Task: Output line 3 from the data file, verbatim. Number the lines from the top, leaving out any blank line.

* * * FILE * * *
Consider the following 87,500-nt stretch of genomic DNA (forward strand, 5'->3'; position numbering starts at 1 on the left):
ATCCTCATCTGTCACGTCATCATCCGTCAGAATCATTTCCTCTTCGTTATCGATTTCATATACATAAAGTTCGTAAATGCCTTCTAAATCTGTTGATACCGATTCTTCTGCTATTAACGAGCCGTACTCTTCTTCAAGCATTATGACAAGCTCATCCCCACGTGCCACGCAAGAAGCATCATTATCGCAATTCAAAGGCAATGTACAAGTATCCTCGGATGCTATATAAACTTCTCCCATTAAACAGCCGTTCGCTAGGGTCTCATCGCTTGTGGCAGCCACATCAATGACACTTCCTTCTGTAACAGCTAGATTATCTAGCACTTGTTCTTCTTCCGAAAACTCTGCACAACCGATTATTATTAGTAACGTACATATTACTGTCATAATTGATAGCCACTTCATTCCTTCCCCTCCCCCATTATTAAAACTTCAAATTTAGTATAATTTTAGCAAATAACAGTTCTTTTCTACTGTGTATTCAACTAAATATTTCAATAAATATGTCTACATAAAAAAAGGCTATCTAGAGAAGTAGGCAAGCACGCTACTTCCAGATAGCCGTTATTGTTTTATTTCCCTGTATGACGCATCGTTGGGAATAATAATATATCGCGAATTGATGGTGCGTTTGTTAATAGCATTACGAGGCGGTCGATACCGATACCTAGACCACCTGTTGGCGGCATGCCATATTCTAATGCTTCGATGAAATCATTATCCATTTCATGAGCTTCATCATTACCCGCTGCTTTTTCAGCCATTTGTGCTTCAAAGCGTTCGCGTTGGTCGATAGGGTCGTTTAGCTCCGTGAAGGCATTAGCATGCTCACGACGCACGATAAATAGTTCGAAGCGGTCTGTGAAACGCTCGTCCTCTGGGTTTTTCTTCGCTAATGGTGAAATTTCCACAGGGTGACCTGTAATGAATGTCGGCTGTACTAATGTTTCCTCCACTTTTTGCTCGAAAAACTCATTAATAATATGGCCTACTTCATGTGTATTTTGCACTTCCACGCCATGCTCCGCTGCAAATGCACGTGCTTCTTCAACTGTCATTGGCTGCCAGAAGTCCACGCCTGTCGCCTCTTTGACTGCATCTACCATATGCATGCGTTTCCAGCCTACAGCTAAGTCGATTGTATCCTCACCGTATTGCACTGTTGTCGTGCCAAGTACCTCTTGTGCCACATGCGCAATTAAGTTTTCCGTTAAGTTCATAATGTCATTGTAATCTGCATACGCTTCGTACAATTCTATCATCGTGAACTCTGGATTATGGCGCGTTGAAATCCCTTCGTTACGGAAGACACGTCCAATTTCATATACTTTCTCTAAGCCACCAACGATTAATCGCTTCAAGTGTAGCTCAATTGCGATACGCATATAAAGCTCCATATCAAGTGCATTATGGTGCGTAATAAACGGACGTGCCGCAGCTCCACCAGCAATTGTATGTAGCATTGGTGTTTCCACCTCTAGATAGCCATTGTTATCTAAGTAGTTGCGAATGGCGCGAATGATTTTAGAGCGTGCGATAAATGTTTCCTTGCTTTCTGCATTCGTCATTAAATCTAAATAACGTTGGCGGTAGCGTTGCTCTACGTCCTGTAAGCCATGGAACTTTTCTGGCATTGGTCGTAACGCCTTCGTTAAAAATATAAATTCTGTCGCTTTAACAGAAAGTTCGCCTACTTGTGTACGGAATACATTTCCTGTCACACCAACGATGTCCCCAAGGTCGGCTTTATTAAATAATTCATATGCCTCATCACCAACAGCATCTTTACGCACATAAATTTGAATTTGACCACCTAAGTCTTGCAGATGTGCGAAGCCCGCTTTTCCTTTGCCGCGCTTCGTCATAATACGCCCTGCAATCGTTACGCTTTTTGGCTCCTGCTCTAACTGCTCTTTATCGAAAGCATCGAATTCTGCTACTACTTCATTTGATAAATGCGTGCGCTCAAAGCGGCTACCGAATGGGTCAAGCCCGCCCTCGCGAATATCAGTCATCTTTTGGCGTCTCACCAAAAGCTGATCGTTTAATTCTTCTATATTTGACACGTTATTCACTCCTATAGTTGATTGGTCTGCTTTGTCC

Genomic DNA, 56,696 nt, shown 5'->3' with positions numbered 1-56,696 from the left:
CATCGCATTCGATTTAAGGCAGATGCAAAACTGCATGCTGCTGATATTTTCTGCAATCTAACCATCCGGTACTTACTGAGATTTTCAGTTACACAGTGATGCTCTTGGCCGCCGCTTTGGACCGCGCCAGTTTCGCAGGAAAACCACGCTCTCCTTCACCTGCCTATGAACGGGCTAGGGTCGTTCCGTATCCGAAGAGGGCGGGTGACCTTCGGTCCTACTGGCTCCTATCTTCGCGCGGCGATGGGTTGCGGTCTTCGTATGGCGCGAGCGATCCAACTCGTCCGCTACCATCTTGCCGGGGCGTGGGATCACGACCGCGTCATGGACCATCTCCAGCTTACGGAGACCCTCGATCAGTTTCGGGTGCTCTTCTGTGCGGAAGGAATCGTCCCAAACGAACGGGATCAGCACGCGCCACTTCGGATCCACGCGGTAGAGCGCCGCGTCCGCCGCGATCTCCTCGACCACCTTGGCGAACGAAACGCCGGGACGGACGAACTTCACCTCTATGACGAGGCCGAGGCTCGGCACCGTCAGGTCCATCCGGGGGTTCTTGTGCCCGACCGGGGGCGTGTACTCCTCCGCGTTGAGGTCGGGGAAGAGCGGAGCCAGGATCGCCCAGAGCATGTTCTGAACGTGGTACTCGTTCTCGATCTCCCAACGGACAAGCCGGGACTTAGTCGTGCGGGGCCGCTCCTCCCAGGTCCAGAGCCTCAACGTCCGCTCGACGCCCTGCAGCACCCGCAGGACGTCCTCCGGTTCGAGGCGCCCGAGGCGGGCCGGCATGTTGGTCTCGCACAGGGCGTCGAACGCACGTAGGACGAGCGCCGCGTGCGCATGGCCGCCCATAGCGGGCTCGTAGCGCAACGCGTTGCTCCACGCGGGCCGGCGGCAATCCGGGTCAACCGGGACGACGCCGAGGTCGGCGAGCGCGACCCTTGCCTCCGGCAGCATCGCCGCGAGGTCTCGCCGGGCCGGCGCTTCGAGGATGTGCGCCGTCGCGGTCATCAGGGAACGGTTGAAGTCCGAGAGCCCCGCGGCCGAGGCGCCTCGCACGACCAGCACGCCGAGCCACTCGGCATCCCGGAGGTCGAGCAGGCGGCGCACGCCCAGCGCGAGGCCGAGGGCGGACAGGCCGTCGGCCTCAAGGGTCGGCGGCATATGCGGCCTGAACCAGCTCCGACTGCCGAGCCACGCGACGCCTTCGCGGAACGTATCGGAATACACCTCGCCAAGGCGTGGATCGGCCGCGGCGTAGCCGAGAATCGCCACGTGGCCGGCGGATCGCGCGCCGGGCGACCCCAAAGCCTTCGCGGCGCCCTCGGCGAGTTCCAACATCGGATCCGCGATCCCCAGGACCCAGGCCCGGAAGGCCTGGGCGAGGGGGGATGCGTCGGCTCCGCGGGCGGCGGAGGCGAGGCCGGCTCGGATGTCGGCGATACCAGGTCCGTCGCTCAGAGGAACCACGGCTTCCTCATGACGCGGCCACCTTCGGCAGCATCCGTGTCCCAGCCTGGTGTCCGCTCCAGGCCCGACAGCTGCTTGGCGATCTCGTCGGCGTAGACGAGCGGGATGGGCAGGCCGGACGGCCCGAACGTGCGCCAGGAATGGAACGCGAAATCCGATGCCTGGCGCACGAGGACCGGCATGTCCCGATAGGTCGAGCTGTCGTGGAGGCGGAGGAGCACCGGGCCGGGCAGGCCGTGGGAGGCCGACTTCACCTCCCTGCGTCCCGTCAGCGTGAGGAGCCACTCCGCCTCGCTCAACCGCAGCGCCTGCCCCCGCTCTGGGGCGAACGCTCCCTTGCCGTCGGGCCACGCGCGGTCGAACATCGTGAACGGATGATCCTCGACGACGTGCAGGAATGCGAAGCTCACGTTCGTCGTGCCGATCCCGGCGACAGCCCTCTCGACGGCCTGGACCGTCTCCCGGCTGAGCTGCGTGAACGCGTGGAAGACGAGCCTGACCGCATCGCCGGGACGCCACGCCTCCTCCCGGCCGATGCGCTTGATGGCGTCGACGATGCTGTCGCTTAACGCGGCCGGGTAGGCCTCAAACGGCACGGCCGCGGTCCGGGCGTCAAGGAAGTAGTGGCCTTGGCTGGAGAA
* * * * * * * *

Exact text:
Genomic DNA, 56,696 nt, shown 5'->3' with positions numbered 1-56,696 from the left: